The WNBA Award is presented by the members of the Women’s National Book Association to “a living American woman who derives part or all of her income from books and allied arts, and who has done meritorious work in the world of books beyond the duties or responsibilities of her profession or occupation.” The award was formerly known as the Constance Lindsay Skinner Award. Its namesake was a playwright, critic, editor, and author active from early in the 20th century until her death in 1939.
WNBA Pannell Award (for bookstores)
In 1981, the WNBA established the WNBA Pannell Award to recognize and publicly applaud the work of booksellers who stimulate, promote and encourage children’s and young people’s interest in books. Lucile Micheels Pannell, a founding member of one of the WNBA chapters, was born in the late 1800s. A model bookwoman, her career included teaching in a one-room schoolhouse, working as a librarian, then managing the Hobby Horse Bookshop in Chicago’s Carson Pirie Scott department store from 1943 to 1953. Although she had no children of her own, Lucile loved reading to children and introducing them to the world of books. Chicago schools would sponsor field trips to the Hobby Horse Bookshop because children and teachers loved visiting with Lucile to listen to stories and learn about the world of books. This Award is our way to honor Lucile’s special role in WNBA’s history.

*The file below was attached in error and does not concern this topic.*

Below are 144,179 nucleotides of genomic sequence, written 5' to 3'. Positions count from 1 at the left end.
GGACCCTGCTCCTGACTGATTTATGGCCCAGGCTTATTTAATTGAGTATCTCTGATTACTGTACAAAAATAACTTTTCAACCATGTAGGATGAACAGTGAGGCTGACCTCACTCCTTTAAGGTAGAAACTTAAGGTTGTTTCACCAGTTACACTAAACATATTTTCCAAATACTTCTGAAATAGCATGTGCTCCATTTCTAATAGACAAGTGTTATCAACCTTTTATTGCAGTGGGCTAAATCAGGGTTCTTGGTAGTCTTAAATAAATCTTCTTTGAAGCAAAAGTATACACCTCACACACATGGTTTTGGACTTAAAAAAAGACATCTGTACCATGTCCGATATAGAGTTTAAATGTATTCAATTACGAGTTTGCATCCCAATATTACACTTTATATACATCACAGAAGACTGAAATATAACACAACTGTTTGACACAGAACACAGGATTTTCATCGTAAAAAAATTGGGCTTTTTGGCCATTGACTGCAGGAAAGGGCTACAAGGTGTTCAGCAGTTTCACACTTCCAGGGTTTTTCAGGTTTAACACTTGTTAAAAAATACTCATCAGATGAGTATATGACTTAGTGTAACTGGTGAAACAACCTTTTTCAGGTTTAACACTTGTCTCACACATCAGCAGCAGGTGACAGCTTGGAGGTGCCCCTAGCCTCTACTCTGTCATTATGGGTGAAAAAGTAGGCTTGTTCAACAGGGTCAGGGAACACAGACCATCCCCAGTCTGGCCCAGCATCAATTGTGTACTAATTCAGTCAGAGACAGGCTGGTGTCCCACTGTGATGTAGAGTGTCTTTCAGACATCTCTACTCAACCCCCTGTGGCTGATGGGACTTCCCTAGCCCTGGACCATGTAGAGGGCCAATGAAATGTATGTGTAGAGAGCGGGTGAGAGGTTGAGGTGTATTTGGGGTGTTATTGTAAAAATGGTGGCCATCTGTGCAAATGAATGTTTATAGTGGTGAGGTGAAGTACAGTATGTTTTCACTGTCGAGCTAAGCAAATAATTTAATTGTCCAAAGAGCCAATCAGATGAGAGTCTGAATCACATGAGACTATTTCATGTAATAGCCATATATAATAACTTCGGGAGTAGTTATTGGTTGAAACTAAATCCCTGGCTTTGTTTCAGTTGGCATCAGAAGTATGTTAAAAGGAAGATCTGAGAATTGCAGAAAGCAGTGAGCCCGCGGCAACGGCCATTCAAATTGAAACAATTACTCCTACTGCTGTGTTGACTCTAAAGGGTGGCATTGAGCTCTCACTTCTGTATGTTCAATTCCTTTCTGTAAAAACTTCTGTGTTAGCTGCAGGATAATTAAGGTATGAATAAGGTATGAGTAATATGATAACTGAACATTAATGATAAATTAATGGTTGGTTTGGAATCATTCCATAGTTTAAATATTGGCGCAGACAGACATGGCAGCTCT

WNBA Eastman Grant (library assoc.)
Given annually, the WNBA Eastman Grant is a cash grant given to a library association in a state where there is a WNBA chapter. The funds are given to support librarian professional development or training offered by an official library association. The WNBA national board administers the program and selection of the library association to receive the award occurs at the WNBA annual national board meeting.